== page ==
I broadly do. I think that's where I've ended up with thisstuff. And again, just hanging out with folks has introduced me to nbdev andCORDA and all these other things of mechanisms for taking my exploratory stuffand then crystallizing it into some structure that's designed for reproducibilityand runability without me sitting at the keyboard to guide the cell executionand stuff like that. I think that's right. I think it's just like, I don't feellike I've seen yet is, what's the right gesture, almost, in the way that GitHubintroduced the pull request as their fundamental innovation, the social actionyou can take.
I have to be honest with you, whenever I hear about or readabout a framework or something, immediately I'm just seized up with fearbecause I feel like it's going to harsh my vibe. It's going to mess up myworkflow. It's not going to be like... It's going to be this constraint that'sgoing to... It's one of those things where to a certain extent, a framework cangive you freedom. The constraint can set you free in other ways and stuff likethat.
But it's just my instinctive response of like, "Hey,Notebook is this free-for-all exploratory whatever, and you want to come alongand impose rules and strictures on me," and it's like, "I'm not goingto be able to come up with the next great neural architecture because I'm goingto be stuck." You know what I mean? Which isn't rational, but it's just myemotional reaction to that stuff. I can't imagine. I'm vocalizing this. I don'tfeel like I'm the first person to feel this way, though. Does that make sense?
Yeah. I think it's totally true. I think what it is, we'veall seen the mad landscape thing. I always joke, if you take that and you haveto narrow it down to products that data scientists love to use, actually trulylove to use-
Truly love to use, exactly.
-it would be like 10. It just would cut down dramatically.
I think people who build Dev tools are engineers. Engineers,as much as we like to pretend we're rational creatures, we are very, veryemotionally driven-
Very much so.
-and we feel like, "Well, I like it this way, or I wantit this way, so therefore, I'm going to do it this way. And if you don't agreewith me, you're dumb."
I think that lots of the frameworks that get built, ingeneral, they tend to be overengineered. Because again, the other thing that welike to do is if someone's like, "How have they did this?" We'relike, "Cool, we can do that." And we never ask ourselves,"Should we do that?" That's because we can, doesn't mean we should.And I think that a lot of times, like, we just did this meet up with Sebastianat FastAPI, and one thing I like about FastAPI is it's very simple. It's verylightweight. It doesn't feel like it's getting in the way.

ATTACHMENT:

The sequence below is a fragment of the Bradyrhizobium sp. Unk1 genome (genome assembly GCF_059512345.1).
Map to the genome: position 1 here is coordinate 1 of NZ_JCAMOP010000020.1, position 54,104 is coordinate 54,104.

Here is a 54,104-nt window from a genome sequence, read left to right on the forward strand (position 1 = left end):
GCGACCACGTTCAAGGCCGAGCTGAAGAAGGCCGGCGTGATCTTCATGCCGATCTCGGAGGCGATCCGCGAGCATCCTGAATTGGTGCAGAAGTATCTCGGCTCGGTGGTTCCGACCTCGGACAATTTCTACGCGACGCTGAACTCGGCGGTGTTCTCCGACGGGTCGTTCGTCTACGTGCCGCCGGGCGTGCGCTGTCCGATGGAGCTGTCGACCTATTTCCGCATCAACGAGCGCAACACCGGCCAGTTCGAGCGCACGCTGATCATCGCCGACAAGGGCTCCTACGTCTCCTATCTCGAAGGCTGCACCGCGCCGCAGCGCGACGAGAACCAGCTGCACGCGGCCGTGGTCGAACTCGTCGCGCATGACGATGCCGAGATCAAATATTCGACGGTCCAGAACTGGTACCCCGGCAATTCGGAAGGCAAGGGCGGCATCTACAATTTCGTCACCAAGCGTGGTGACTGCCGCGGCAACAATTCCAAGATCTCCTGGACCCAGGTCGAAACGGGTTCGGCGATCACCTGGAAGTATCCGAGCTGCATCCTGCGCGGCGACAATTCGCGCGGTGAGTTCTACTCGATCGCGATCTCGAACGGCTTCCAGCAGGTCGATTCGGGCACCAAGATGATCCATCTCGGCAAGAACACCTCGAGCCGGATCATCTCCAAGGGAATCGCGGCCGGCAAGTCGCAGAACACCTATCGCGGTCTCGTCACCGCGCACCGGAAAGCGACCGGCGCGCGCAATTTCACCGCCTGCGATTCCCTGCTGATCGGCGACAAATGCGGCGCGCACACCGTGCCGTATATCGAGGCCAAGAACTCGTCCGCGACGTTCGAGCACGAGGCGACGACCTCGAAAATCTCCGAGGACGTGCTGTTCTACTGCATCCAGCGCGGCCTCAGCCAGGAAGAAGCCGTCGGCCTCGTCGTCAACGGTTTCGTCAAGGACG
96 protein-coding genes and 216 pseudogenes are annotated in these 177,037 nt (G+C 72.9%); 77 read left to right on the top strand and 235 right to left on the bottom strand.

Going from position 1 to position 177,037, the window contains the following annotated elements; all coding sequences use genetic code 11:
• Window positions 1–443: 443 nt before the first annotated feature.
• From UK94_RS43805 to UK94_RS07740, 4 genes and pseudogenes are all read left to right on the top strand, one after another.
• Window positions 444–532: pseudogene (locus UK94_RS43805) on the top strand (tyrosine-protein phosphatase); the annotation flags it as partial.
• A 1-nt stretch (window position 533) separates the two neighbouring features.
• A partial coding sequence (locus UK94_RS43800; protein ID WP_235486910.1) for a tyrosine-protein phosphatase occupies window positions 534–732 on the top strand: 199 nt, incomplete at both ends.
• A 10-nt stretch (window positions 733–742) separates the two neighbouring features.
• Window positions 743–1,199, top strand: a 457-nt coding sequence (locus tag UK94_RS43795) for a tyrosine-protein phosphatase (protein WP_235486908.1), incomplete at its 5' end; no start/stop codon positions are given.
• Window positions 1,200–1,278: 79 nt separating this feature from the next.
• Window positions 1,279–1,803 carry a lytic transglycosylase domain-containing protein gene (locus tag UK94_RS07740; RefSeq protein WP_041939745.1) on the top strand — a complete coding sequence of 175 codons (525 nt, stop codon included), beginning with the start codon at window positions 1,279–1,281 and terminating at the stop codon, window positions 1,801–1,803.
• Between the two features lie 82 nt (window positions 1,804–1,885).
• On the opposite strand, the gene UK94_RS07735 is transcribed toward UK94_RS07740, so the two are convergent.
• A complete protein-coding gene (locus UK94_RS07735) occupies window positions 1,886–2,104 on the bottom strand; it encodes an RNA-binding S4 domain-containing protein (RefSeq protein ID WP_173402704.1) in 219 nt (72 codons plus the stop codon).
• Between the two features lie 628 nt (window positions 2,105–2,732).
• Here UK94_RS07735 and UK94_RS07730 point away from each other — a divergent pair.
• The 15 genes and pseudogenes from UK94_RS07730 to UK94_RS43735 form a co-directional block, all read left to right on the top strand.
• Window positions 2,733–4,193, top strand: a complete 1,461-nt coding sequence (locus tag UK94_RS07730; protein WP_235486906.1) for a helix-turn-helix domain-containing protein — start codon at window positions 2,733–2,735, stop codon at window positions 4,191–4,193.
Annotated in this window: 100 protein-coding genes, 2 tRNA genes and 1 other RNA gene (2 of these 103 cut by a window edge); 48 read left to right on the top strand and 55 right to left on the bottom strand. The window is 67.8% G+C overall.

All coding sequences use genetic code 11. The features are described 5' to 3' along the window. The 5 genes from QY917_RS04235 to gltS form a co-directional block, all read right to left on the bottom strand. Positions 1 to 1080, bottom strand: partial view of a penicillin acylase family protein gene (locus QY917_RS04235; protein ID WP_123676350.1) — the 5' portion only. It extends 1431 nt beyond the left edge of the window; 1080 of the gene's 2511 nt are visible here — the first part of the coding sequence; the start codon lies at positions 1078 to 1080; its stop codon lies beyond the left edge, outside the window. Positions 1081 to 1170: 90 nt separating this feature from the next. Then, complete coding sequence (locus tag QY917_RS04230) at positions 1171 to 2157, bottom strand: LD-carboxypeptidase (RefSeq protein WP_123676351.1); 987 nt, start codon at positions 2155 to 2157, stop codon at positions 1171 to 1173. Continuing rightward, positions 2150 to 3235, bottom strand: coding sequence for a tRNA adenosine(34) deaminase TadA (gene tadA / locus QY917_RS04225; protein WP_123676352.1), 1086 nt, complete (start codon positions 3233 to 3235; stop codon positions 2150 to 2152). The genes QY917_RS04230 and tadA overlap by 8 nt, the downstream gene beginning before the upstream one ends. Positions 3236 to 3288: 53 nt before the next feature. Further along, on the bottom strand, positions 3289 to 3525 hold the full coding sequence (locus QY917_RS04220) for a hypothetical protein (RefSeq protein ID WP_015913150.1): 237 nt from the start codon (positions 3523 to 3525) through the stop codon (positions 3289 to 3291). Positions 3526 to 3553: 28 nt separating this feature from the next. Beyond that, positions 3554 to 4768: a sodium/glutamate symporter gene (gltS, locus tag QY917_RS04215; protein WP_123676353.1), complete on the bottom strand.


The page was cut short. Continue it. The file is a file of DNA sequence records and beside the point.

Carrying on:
It's just fantastic. I love it so much. Absolutely. You'retalking about tools, 10 tools people love. FastAPI, without a doubt. Onehundred percent in my tent. Absolutely.
I think most products wouldn't fit that. I don't thinkthat's necessarily that, hey, frameworks are a bad thing. It's just getting aframework right. API design is one of the hardest problems.
People like to jump into and be like, "Well, just addthis function call and it's done." It's an art and it's a craft, andpeople who are really good at it are few and far between. You see the samepeople who build Go, whether you like it or not, are also similar people whoare huge on Unix. That's how rare it is to find good API people. We have to gosource people from olden days of [inaudible 00:20:16].
Yeah, exactly. Richie, absolutely. Like Rob Pike, yeah,totally. Yeah, I know what you mean. Sad but true, Simba. Sad but true. Alas, Ilike to think we can do better here. But okay, I hear you. I hear what you'resaying. That's fair.
Yeah, I think that's all it is. I don't think it's to saythat frameworks are bad. I just think having really good frameworks is reallyhard, and it's so hard that there's probably one in every hundred that evenare-
One of my weird system... Also, like former Googler. I wasthere from 2007-2011. I had the privilege... I had two weird privileges atGoogle. One was Rob Pike did my first code review at Google. First code review.I added a couple of libraries to [inaudible 00:21:02] for doing various kindsof non-parametric correlation calculations, like Spearman correlation and thenstuff like that, for some work I was doing.
That code review, Simba, went on for 30 days. Thirty days,and maybe 50 odd revisions, Rob Pike. I'll never [inaudible 00:21:19] the lastone he did [inaudible 00:21:20] change. I had some bounds checking function Iwas using, and he had me reverse the arguments because he liked the way itlooked better. I was like... It was amazing, Simba, that I did not quit afterthat code review. Looking back on it, if I had any... The good news, I wasyoung and I had a very fragile ego and stuff. In retrospect, I probably shouldhave quit, but I didn't.
The other thing, I was invited to the very first technicaltalk from Rob Pike and Russ Cox about Go. I got to go. It's like all the mostsenior engineers of the company and also me, I'm also there for some reason,basically. I remember just the decidedly meh reaction from so many people inKegel. We're like, "Yeah, go, it's okay." I guess they may havegotten some things right and stuff like that.
Overtime, obviously, Go has been incredibly successful andhas completely found its community and stuff like that. I think that's theother part here, is the tool has to fit the hand. A lot of those hardcore C++developers were just not the people that were... They were just not going toadopt Go. It was just never going to happen. They're all like, "Whatever,not that good." But then it found its community, and as it did, it grewaccordingly. It's like figuring out that match between the tool and thecommunity to wield it. It's just so critical and so hard to get right.